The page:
The most advanced microgrids use multiple fuel sources, multiple power-generating assets, energy storage, CHP production, and modern digital controls. They operate with an awareness of the real-time commodity costs of fuel and electricity.
An example is the microgrid at Princeton University. Recognized among the best-in-class microgrids, Princeton’s gas-fueled CHP plant produced the heating, cooling, and electricity for the campus during Hurricane Sandy, keeping the university up and running when much of the state was dark.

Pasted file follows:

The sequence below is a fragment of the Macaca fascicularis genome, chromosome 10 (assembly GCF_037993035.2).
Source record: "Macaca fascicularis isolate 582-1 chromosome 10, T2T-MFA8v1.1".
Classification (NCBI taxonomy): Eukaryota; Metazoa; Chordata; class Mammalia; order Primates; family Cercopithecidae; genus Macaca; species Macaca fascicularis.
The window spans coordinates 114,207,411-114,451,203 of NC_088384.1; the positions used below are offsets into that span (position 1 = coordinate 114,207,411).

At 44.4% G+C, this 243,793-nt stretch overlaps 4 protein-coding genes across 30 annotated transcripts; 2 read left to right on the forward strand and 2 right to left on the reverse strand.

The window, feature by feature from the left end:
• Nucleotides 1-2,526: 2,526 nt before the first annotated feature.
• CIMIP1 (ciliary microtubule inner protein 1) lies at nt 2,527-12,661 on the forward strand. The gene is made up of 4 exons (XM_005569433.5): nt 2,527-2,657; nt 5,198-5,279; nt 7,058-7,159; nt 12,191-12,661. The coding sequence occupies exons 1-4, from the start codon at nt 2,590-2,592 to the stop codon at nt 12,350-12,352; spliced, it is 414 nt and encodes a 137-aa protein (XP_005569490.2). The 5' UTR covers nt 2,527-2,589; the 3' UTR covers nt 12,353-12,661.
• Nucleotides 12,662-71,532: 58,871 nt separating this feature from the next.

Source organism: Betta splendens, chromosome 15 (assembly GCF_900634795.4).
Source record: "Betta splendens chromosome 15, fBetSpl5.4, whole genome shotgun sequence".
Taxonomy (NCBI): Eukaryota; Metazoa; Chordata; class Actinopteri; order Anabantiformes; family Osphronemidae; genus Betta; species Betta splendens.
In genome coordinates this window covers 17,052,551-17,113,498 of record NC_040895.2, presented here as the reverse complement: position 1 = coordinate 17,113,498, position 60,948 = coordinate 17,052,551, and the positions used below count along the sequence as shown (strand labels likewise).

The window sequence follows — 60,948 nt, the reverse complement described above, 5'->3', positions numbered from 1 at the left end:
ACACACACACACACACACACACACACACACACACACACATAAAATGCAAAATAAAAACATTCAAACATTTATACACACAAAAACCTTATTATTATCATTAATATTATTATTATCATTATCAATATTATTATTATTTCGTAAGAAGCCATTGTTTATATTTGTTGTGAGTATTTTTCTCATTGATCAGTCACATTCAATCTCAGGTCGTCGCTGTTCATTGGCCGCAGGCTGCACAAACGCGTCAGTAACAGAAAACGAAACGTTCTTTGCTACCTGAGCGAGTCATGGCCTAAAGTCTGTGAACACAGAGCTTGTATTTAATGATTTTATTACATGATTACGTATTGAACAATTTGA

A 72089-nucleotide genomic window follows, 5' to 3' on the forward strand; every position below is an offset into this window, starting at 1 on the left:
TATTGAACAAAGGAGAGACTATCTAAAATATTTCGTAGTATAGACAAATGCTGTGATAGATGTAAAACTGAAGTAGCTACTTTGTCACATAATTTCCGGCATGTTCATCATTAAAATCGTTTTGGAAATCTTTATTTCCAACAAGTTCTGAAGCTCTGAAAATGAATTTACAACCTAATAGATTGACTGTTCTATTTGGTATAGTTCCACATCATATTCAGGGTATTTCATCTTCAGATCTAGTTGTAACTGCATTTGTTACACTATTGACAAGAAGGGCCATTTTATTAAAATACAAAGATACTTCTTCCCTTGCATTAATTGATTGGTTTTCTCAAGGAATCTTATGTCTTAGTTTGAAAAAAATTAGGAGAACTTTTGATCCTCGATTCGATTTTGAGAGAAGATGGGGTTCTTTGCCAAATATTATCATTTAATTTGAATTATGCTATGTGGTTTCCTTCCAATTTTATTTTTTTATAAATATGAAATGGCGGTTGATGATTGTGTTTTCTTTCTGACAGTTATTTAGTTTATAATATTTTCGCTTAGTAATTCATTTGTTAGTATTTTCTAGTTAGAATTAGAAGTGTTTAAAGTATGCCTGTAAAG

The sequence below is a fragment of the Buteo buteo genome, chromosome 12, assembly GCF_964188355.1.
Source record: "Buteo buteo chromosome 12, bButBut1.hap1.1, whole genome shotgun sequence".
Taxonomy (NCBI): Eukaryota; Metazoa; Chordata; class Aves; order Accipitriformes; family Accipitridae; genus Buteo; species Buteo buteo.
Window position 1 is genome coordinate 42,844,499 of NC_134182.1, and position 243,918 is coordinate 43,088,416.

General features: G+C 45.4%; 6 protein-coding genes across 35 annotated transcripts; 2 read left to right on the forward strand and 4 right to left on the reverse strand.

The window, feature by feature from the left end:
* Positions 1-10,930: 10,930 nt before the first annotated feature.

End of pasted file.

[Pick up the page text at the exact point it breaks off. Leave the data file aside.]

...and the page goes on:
Read the full story, co-authored by Ted Borer, Princeton University Energy Plant Manager, on the Consulting-Specifying Engineer online magazine.